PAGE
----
As Metallica prepare to bring their WorldWired tour to the Manchester Arena Paul Riley takes a trip down memory lane.
“I find it hard to believe that there are no Metallica fans in here. It defies the laws of probability” – So sayeth one of the Slop Elders on our group chat, and they were not wrong.
Here I am. A Metallica Fan. Every home should have one. Rather like Irish theme bars, we are all over the place. Some have followed them through all ten studio albums, four live albums and five EPs. Some, like myself, prefer to stick to the older stuff, and while I admit that I do not whack on Kill ‘Em All every other weekend, this band sculpted my musical development more than most.
There are many reasons that Metallica fans are so bloody ubiquitous. There are those who fell in love with The Black Album, probably via some sweaty, smelly, sticky club that played Enter Sandman at least once a night. There are those who found them through the weirdly compelling lo-fi sound of their first two albums. There are those who were captivated by the ambition, the creativity, and the sheer breadth of material coming from a band in a genre that is not exactly renowned for its imagination.
I fit in all of these categories. I spent far too many nights in the K1 and Le Bateau. I wore out at least one cassette tape pirate of Ride The Lightning (but don’t tell Lars), but most of all, I love their audacity. Sure, they take themselves too seriously. They don’t have the tongue-in-cheek charm of Iron Maiden, or the artistic integrity of Pantera, but as Slop’s de-facto Metallica Fan, I am revisiting their back catalogue and finding a lot of things to love.
It can be a daunting thing, to listen to albums you loved in your teens; often you wonder what the hell you were thinking, and when it was that you developed your current impeccable taste.
There is a little of this with Metallica, but there is plenty that stands the test of time and the cynicism of my advancing years. If you haven’t ventured into this treasure trove of rock, I would urge you to do so. Whether it is the first two albums, thrash rock classics, the astonishing Master of Puppets (my personal favourite), cult classic …And Justice for All, or their eponymous album (fondly dubbed The Black Album by admirers) – go and get yourself some riffage.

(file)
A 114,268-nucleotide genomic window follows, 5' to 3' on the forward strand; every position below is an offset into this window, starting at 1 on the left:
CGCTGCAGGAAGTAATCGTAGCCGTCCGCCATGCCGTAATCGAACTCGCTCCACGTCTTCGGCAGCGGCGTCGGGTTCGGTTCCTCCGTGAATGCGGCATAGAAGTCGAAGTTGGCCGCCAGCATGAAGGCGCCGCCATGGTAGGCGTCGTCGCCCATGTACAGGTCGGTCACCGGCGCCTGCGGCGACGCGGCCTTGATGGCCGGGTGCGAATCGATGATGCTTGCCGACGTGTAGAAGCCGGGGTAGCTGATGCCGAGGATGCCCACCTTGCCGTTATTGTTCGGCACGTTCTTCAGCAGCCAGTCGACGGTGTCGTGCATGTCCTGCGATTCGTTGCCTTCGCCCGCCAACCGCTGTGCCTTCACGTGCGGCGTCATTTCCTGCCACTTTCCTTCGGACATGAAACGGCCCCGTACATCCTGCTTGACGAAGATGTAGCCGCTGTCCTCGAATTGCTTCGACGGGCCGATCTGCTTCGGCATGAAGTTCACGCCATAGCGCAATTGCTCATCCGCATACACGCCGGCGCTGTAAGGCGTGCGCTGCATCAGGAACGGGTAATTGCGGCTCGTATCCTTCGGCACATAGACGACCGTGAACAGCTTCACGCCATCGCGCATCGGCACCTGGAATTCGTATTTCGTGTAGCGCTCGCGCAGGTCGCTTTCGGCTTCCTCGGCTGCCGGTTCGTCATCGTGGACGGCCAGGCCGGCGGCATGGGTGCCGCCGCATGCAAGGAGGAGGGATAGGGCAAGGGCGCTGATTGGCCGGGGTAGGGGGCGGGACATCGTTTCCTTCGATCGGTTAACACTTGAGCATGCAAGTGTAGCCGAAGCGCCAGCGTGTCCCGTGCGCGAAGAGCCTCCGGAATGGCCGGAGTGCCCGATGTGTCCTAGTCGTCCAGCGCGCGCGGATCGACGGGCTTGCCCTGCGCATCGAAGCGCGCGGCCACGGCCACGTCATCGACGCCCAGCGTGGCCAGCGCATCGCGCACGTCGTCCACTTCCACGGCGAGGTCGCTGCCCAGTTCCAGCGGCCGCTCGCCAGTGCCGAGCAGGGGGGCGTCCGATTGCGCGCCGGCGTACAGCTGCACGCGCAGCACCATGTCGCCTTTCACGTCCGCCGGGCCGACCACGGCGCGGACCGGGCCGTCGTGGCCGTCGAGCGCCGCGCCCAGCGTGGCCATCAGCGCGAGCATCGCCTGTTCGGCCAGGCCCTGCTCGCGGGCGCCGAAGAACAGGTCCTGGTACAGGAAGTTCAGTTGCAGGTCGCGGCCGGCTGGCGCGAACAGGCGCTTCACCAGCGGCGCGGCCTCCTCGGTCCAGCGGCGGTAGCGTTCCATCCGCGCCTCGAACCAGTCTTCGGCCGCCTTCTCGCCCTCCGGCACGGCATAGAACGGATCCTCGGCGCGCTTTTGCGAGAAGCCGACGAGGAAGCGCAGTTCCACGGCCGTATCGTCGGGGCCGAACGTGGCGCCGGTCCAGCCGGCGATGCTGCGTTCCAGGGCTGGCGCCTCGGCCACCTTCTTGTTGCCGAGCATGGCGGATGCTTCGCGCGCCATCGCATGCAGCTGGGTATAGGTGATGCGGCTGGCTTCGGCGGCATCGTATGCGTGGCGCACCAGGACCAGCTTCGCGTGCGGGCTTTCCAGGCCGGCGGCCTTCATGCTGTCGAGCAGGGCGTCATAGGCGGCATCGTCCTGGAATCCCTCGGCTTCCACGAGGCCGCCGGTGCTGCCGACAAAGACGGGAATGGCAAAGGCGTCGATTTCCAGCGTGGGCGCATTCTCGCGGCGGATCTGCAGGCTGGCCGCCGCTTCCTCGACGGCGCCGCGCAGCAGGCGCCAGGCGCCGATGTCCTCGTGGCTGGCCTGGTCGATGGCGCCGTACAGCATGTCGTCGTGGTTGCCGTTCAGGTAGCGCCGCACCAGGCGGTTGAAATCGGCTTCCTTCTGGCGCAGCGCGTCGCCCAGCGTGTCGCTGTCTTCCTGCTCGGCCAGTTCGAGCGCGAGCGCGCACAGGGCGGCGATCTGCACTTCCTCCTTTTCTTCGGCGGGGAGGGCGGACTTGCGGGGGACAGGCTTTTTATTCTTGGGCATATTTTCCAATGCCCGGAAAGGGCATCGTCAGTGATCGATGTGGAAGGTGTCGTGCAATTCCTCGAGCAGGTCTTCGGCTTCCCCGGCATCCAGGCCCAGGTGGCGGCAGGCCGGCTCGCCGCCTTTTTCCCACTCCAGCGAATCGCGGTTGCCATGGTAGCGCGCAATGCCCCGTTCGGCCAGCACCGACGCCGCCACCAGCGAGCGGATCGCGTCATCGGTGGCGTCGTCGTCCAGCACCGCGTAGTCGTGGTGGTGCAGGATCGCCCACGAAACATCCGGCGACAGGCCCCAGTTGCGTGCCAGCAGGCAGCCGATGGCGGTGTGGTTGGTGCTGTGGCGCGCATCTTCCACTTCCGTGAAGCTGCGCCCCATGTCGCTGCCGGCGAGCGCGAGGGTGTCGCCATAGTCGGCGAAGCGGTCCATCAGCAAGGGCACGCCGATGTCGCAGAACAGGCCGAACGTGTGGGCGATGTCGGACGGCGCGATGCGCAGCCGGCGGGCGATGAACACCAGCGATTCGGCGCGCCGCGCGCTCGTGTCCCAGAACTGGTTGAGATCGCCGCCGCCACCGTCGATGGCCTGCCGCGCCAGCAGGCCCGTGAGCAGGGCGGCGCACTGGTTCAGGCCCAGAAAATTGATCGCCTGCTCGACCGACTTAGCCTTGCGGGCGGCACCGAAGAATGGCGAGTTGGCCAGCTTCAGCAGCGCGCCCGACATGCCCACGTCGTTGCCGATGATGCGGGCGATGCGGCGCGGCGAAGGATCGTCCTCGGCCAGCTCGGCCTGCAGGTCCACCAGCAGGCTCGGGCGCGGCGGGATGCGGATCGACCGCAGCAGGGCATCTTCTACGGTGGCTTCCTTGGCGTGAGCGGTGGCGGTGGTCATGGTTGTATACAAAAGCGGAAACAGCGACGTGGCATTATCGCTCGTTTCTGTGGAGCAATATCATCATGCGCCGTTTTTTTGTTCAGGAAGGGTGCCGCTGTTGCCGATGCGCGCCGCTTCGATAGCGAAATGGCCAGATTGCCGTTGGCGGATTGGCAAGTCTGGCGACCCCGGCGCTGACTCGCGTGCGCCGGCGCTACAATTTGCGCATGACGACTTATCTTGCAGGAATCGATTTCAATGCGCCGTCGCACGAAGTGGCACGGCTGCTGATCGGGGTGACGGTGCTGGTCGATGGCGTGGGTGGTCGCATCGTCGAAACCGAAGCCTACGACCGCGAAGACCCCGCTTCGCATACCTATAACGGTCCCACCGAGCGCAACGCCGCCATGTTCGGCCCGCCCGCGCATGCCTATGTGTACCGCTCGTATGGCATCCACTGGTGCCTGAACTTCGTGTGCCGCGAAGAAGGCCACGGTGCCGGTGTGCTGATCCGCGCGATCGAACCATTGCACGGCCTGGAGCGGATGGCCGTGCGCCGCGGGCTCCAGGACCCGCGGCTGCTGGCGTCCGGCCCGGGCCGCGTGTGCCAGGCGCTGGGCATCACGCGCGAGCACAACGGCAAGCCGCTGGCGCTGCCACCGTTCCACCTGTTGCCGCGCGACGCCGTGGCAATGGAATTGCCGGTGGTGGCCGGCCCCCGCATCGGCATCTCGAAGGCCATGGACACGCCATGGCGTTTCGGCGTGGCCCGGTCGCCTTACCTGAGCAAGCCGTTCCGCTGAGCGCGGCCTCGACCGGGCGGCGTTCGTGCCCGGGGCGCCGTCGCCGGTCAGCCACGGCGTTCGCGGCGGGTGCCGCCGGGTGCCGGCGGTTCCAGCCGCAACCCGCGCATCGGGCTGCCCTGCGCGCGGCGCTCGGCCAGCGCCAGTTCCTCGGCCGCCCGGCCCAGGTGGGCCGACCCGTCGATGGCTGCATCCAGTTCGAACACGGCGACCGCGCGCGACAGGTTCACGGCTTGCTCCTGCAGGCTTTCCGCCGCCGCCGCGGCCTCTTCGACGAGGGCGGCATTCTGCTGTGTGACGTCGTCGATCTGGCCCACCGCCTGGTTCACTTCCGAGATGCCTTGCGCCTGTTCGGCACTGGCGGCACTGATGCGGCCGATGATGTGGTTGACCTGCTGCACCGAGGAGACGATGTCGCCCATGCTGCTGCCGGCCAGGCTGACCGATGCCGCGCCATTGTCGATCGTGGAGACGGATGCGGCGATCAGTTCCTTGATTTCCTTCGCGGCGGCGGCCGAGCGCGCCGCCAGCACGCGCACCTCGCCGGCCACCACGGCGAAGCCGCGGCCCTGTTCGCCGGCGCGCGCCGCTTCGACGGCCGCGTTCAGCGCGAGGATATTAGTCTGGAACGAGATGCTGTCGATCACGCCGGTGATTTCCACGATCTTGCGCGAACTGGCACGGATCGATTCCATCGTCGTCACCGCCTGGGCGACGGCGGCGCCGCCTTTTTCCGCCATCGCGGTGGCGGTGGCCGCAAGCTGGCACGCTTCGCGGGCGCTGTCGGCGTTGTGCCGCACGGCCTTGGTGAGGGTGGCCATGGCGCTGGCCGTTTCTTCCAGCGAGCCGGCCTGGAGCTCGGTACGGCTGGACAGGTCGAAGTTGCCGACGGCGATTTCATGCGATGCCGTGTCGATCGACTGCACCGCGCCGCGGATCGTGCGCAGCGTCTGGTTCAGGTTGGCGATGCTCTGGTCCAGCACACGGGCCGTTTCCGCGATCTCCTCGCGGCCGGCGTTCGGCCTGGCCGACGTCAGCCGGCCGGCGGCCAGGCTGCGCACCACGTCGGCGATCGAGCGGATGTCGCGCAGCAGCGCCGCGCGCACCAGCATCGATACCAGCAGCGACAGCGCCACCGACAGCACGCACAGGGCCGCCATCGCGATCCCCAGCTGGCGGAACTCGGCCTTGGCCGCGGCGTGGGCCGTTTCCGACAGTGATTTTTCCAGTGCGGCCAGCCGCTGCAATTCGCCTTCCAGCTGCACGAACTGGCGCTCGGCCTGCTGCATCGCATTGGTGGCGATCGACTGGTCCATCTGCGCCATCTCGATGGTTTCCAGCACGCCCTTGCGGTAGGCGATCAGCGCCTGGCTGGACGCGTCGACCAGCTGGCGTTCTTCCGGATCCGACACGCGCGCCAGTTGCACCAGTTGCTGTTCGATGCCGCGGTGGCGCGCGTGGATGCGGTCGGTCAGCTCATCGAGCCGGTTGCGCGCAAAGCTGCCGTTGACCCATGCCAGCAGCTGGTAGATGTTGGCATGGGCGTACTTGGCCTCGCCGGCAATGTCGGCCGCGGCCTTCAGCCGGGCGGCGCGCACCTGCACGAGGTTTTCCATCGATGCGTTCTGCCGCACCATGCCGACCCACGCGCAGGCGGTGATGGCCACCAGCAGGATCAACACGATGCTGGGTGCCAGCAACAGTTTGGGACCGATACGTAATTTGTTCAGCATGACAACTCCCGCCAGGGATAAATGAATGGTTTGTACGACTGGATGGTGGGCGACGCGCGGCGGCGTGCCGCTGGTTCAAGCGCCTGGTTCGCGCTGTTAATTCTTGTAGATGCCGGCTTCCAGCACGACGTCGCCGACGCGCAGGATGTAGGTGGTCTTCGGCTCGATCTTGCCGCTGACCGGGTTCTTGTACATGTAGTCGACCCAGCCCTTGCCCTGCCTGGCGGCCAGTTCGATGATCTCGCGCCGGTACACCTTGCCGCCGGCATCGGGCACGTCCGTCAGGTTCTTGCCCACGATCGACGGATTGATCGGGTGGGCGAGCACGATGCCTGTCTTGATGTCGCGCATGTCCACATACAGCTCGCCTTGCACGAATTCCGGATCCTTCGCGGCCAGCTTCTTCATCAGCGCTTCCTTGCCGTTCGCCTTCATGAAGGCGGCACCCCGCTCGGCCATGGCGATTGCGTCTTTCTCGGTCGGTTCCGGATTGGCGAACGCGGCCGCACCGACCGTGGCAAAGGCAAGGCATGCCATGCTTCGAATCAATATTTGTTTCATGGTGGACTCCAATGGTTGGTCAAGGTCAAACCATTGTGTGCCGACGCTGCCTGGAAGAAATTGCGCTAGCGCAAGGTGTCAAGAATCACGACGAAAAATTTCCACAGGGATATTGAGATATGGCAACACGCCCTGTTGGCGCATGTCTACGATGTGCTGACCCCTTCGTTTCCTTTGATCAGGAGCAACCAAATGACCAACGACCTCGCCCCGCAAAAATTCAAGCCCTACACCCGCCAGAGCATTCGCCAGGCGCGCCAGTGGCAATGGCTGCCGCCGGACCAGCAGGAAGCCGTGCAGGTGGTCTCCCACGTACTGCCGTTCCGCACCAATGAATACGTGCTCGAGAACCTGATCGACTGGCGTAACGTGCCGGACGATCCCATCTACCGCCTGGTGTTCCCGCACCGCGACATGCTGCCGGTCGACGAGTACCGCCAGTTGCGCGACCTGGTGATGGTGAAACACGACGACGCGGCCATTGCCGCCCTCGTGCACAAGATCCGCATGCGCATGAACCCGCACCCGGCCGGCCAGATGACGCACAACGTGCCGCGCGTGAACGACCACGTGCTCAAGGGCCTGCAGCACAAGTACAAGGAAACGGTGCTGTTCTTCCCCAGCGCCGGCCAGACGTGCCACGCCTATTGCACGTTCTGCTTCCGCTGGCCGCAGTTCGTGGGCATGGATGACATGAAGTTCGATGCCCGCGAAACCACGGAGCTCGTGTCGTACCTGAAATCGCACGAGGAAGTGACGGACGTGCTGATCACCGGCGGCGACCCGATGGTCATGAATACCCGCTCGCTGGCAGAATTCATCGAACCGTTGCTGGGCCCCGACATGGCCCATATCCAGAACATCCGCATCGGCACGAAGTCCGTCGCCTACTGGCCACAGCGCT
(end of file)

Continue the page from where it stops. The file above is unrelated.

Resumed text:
1999’s S&M (Symphony & Metallica) is perhaps the silliest, most over-the-top and bombastic hard rock album of the lot; not many guitar bands would have the balls and the nerve to play live with the San Francisco Symphony Orchestra, but they did, and it worked. Even the most scornful metal-hater must appreciate the skill and musical ability it takes to play at that standard; it’s not all headbanging – they even collaborated with Lou Reed on his last studio album.
From 2000 onward, my musical path moved further away from metal, and so I stopped following the band so closely, but it only takes the slightest nudge to get me wondering what happened to all my black hoodies and wallet chains. With the prospect of seeing one of the best metal acts in the world once again, it is probably time for me to listen to the rest of those albums. Not to mention 2016’s number 1 release Hardwired…To Self-Destruct.
Metallica play Manchester Arena on October 28th as part of their WorldWired tour, support comes from Norwegian rock band Kvelertak. Offical resale tickets are on sale now here, a limited amount of special “Hardwired” experience tickets are available here.
You can also pre-order the live audio recording from the show as a 2-CD set here.
Planet Slop’s Wishlist-Setlist
The Four Horsemen – Kill ‘Em All
Seek and Destroy – Kill ‘Em All
For Whom the Bell Tolls – Ride The Lightning
Master of Puppets – Master of Puppets
The Thing that Should Not Be – Master of Puppets
Orion – Master of Puppets
One – …And Justice for All
The Unforgiven – Metallica
Low Man’s Lyric – Reload
No Leaf Clover – S&M
Photo taken from artists Facebook page.